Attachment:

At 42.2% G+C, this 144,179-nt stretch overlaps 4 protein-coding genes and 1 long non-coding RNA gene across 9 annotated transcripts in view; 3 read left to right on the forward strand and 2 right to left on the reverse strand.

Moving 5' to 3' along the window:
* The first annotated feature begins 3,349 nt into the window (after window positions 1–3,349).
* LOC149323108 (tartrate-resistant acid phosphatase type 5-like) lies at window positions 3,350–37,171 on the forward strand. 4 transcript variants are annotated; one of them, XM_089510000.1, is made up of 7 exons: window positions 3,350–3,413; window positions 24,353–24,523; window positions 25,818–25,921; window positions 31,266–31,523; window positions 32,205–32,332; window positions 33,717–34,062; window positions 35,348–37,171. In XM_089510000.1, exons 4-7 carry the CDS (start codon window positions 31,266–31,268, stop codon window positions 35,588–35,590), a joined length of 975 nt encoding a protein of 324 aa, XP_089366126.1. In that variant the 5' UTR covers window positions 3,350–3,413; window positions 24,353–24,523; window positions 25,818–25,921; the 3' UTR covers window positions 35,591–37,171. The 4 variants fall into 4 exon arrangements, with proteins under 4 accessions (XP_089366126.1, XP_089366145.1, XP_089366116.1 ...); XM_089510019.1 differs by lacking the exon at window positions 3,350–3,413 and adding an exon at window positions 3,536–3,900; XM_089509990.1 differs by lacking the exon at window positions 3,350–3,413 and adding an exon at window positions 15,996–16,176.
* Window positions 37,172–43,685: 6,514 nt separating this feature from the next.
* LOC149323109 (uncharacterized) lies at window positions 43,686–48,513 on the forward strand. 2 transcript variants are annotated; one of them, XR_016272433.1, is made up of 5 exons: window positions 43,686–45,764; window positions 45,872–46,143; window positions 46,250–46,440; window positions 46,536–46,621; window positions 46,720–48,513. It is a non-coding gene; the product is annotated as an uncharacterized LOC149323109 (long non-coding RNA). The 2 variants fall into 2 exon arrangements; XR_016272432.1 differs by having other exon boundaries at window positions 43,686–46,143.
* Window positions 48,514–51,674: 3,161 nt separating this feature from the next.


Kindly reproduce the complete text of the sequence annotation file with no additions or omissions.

At 42.2% G+C, this 144,179-nt stretch overlaps 4 protein-coding genes and 1 long non-coding RNA gene across 9 annotated transcripts in view; 3 read left to right on the forward strand and 2 right to left on the reverse strand.

Moving 5' to 3' along the window:
* The first annotated feature begins 3,349 nt into the window (after window positions 1–3,349).
* LOC149323108 (tartrate-resistant acid phosphatase type 5-like) lies at window positions 3,350–37,171 on the forward strand. 4 transcript variants are annotated; one of them, XM_089510000.1, is made up of 7 exons: window positions 3,350–3,413; window positions 24,353–24,523; window positions 25,818–25,921; window positions 31,266–31,523; window positions 32,205–32,332; window positions 33,717–34,062; window positions 35,348–37,171. In XM_089510000.1, exons 4-7 carry the CDS (start codon window positions 31,266–31,268, stop codon window positions 35,588–35,590), a joined length of 975 nt encoding a protein of 324 aa, XP_089366126.1. In that variant the 5' UTR covers window positions 3,350–3,413; window positions 24,353–24,523; window positions 25,818–25,921; the 3' UTR covers window positions 35,591–37,171. The 4 variants fall into 4 exon arrangements, with proteins under 4 accessions (XP_089366126.1, XP_089366145.1, XP_089366116.1 ...); XM_089510019.1 differs by lacking the exon at window positions 3,350–3,413 and adding an exon at window positions 3,536–3,900; XM_089509990.1 differs by lacking the exon at window positions 3,350–3,413 and adding an exon at window positions 15,996–16,176.
* Window positions 37,172–43,685: 6,514 nt separating this feature from the next.
* LOC149323109 (uncharacterized) lies at window positions 43,686–48,513 on the forward strand. 2 transcript variants are annotated; one of them, XR_016272433.1, is made up of 5 exons: window positions 43,686–45,764; window positions 45,872–46,143; window positions 46,250–46,440; window positions 46,536–46,621; window positions 46,720–48,513. It is a non-coding gene; the product is annotated as an uncharacterized LOC149323109 (long non-coding RNA). The 2 variants fall into 2 exon arrangements; XR_016272432.1 differs by having other exon boundaries at window positions 43,686–46,143.
* Window positions 48,514–51,674: 3,161 nt separating this feature from the next.